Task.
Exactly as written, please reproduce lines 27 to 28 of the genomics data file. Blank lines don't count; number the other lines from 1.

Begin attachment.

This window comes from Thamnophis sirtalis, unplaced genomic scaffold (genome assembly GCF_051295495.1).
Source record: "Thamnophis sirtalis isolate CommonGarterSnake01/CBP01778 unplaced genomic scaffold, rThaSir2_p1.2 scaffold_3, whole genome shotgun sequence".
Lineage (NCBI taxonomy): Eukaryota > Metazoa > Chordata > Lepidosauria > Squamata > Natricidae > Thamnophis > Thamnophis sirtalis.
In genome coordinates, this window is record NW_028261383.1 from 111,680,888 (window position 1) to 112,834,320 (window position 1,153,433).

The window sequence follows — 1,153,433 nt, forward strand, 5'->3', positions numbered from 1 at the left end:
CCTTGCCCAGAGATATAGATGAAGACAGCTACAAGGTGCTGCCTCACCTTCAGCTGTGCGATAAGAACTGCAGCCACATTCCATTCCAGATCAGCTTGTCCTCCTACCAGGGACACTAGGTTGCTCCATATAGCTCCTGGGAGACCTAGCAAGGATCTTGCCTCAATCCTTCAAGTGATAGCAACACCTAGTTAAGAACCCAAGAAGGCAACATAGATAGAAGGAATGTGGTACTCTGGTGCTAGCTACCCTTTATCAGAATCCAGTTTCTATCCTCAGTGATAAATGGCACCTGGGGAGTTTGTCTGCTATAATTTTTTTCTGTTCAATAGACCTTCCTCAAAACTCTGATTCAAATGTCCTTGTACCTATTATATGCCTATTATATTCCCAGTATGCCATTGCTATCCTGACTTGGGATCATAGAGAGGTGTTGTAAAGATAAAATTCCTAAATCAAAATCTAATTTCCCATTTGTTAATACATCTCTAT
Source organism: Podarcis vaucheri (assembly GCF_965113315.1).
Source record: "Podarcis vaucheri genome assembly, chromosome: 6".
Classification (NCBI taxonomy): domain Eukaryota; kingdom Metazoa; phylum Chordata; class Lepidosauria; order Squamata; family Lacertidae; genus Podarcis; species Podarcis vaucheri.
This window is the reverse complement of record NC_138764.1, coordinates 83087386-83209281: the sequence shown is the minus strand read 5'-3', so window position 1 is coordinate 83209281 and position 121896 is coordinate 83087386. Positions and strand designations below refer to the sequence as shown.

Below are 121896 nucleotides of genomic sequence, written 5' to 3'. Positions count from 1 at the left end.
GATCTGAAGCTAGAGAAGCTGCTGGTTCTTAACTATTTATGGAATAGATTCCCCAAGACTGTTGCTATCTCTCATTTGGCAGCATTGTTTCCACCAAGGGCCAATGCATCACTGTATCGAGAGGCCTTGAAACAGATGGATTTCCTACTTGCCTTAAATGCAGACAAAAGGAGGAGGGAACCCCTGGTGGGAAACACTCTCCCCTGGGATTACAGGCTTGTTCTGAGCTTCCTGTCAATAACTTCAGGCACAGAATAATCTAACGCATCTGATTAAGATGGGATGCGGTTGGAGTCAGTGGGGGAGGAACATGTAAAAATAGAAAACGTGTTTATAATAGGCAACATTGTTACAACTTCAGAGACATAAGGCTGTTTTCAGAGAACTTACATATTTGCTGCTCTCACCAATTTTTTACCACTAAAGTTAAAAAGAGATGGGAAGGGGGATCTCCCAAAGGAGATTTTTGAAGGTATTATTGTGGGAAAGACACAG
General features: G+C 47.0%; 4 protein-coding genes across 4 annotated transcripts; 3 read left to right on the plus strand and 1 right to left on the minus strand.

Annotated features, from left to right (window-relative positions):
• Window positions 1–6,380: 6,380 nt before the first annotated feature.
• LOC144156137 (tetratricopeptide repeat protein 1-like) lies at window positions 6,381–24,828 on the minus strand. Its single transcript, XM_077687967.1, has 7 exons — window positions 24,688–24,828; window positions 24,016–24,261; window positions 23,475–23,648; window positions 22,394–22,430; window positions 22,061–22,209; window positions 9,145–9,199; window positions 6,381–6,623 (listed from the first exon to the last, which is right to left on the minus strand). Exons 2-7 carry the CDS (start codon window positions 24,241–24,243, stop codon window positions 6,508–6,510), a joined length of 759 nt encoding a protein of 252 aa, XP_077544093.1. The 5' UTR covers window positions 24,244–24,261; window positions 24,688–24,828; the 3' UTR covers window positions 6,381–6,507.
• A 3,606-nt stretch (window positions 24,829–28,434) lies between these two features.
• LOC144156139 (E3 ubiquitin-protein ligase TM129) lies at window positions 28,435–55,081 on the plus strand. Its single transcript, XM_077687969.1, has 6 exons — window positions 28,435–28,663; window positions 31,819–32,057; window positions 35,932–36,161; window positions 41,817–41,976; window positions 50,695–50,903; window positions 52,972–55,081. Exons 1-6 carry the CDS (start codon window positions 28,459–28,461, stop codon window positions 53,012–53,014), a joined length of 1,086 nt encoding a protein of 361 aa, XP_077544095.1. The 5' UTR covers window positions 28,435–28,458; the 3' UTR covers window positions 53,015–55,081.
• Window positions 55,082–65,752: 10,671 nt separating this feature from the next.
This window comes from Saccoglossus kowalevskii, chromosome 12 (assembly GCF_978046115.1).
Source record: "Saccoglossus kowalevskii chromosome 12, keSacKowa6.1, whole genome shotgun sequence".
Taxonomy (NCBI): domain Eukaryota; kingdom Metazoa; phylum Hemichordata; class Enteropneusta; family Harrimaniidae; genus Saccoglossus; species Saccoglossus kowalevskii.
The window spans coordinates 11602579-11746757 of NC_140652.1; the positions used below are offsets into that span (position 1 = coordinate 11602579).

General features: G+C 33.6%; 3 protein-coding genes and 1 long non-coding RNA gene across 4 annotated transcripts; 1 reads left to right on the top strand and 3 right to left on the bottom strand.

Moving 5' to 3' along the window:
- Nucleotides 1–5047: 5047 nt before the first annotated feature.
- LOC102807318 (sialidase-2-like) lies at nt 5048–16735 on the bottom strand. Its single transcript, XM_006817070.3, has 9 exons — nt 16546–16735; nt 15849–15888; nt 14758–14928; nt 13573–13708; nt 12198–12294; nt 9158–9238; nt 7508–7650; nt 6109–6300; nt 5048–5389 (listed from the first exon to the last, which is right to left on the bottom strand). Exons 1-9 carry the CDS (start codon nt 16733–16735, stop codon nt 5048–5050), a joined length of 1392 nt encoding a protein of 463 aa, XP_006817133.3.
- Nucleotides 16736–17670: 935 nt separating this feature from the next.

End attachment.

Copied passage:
- LOC102807318 (sialidase-2-like) lies at nt 5048–16735 on the bottom strand. Its single transcript, XM_006817070.3, has 9 exons — nt 16546–16735; nt 15849–15888; nt 14758–14928; nt 13573–13708; nt 12198–12294; nt 9158–9238; nt 7508–7650; nt 6109–6300; nt 5048–5389 (listed from the first exon to the last, which is right to left on the bottom strand). Exons 1-9 carry the CDS (start codon nt 16733–16735, stop codon nt 5048–5050), a joined length of 1392 nt encoding a protein of 463 aa, XP_006817133.3.
- Nucleotides 16736–17670: 935 nt separating this feature from the next.